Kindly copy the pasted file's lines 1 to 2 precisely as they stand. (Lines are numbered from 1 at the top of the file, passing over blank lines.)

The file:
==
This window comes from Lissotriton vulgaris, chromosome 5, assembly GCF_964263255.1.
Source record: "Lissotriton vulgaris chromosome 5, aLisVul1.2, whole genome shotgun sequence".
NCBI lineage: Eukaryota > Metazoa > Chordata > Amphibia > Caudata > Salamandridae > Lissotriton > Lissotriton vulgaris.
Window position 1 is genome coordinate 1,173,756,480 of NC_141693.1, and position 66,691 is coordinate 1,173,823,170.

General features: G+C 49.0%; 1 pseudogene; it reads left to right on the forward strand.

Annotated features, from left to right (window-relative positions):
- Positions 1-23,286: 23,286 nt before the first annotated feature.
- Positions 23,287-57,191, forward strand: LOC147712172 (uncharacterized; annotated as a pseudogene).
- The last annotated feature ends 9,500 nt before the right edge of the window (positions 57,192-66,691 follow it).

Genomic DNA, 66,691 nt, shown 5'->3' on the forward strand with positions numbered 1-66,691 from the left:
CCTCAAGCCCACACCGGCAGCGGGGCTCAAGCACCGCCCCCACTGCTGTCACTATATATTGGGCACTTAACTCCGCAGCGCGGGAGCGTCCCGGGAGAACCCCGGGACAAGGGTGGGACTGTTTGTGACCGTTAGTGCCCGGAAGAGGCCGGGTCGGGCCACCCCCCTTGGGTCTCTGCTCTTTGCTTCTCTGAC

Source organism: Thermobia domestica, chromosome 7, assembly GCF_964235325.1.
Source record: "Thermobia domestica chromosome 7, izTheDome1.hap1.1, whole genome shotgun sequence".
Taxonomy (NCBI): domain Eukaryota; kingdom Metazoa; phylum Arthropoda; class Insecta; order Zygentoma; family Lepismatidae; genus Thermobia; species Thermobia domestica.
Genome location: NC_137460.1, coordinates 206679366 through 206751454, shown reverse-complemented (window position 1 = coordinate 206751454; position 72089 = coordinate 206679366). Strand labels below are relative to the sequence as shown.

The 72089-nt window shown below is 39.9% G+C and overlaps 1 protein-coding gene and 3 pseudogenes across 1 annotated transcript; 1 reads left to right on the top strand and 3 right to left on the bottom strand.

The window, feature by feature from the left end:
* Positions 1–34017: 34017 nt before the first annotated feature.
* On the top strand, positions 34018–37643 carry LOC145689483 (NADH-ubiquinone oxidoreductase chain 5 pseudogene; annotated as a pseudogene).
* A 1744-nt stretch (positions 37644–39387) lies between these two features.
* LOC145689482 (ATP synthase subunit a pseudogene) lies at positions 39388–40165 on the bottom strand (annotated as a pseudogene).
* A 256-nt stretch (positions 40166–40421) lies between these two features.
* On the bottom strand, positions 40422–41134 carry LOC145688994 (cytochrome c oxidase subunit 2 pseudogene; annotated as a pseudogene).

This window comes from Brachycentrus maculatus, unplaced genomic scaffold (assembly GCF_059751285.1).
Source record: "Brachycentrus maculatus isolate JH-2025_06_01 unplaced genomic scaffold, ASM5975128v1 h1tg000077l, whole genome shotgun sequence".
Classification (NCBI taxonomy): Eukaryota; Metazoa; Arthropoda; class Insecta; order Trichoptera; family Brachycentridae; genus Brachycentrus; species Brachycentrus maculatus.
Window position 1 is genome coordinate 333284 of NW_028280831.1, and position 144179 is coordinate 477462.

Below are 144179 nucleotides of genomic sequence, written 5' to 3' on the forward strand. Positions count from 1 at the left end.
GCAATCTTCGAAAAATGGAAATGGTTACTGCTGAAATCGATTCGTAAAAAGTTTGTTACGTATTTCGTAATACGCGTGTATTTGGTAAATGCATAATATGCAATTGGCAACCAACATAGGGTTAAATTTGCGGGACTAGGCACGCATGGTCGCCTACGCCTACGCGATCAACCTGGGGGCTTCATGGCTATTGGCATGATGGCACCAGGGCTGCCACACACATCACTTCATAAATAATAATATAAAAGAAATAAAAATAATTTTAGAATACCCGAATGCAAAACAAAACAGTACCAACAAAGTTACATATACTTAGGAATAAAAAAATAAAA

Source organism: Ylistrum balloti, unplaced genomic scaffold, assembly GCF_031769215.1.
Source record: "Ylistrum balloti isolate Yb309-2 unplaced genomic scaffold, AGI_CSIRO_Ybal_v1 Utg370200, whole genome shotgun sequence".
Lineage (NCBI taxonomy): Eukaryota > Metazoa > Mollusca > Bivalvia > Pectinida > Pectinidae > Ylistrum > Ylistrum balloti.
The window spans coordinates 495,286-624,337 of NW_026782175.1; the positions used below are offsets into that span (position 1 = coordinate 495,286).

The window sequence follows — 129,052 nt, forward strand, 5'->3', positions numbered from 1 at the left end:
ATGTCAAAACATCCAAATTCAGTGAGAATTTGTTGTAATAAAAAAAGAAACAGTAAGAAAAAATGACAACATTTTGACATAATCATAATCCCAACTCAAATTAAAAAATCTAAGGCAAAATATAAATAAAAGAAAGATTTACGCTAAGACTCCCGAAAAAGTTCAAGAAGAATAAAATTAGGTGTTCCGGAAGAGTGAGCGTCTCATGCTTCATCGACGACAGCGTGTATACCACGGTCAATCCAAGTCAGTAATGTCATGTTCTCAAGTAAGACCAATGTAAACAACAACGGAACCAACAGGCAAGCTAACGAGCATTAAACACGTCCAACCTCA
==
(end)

This window comes from Lissotriton vulgaris, chromosome 5, assembly GCF_964263255.1.
Source record: "Lissotriton vulgaris chromosome 5, aLisVul1.2, whole genome shotgun sequence".